0 #9 Meurig Martin 2016-08-17 07:47
Just to clarify a few details on behalf of Mr. James Mattinson: I do not ever remember my Father, John Martin, being a "partner" in the Port Kelang Pilots Association (a "member", maybe), the "Rejang" was a river and never the name of any ship in Straits Steamship Company Fleet and my Father retired in 1983 to Wales.
0 #8 james hutchinson 2015-11-16 10:05
Was a passenger on a trip from Sibu to Singapore via Kuching in 1966. Was travelling to Penang for R & R. I belonged to 205 Signal squadron.
0 #7 james mattinson 2014-11-21 19:40
I was in Sibu from 1961 to 1963 working as a Shipping Assistant with The Borneo Co. Ltd.
I knew all the ships mentioned, including Auby and Rejang. I was friendly with David 'Dave' Austin from the day he made his first trip 'up the Rejang'. I knew Capt John Martin less well then but became much closer when we were both based in Port Swettenham (later Port Kelang) in Malaysia. At that time John was a partner in the Port Swettenham Pilots Association. Soon after the Association was nationalised by the Malaysian government John took retirement and if memory serves moved to Perth, W. Australia.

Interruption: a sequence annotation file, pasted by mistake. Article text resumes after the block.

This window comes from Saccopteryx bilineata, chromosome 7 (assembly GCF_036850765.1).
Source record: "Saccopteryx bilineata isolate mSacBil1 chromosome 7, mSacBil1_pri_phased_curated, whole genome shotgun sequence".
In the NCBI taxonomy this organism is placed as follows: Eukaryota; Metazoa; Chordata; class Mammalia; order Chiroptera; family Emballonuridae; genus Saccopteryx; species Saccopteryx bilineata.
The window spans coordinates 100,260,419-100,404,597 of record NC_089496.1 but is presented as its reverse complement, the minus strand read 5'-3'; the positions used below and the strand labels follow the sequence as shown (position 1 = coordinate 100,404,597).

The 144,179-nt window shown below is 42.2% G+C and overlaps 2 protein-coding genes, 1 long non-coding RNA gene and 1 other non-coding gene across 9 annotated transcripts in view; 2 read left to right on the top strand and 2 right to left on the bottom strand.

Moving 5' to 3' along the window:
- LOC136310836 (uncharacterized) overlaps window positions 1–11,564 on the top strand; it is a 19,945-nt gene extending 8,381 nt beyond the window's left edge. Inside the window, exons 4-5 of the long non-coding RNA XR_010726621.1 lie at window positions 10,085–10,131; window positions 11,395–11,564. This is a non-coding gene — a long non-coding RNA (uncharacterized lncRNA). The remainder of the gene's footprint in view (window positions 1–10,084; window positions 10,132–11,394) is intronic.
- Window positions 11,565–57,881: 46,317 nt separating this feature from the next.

One of the reasons Auby and Rejang were kept in service after the merger with Straits Steamship was they were paid a subsidy by the government to continue to provide a 'deck passenger' capacity between Sarawak's 5 Divisions in those days.
If memory serves both 'Rejang' and 'Auby' were licensed to each carry a max of 120 deck passengers.
0 #6 deb 2014-11-15 05:18
meurig, where are you now. its been since 1984. contact me please
0 #5 David Austin 2014-08-03 00:51
I remember Murig & his father well. Also sailed a chief engineer on the Auby
+1 #4 Derek Longly 2012-08-17 16:03
I sailed aboard the Auby in February 1965 from Singapore to Brunei when she was being used as a troopship. Accommodation was very basic. On board were members of the Australian army, Malaysian police, some Gurkhas and just seven of us from the Royal Air Force.

We had a rough trip until the last day but it was made up for by the beauty of the scenery as we sailed up the Brunei River. On arrival we had to transfer by way of a narrow plank onto the top of the bridge of an army landing craft to continue the voyage onward to Port Victoria, on Labuan Island.
+6 #3 Greg 2011-04-02 07:10
I sailed from Singapore to Kuching, Sarawak in about 1975 as a passenger. I remember discussing the ship's history with the Captain.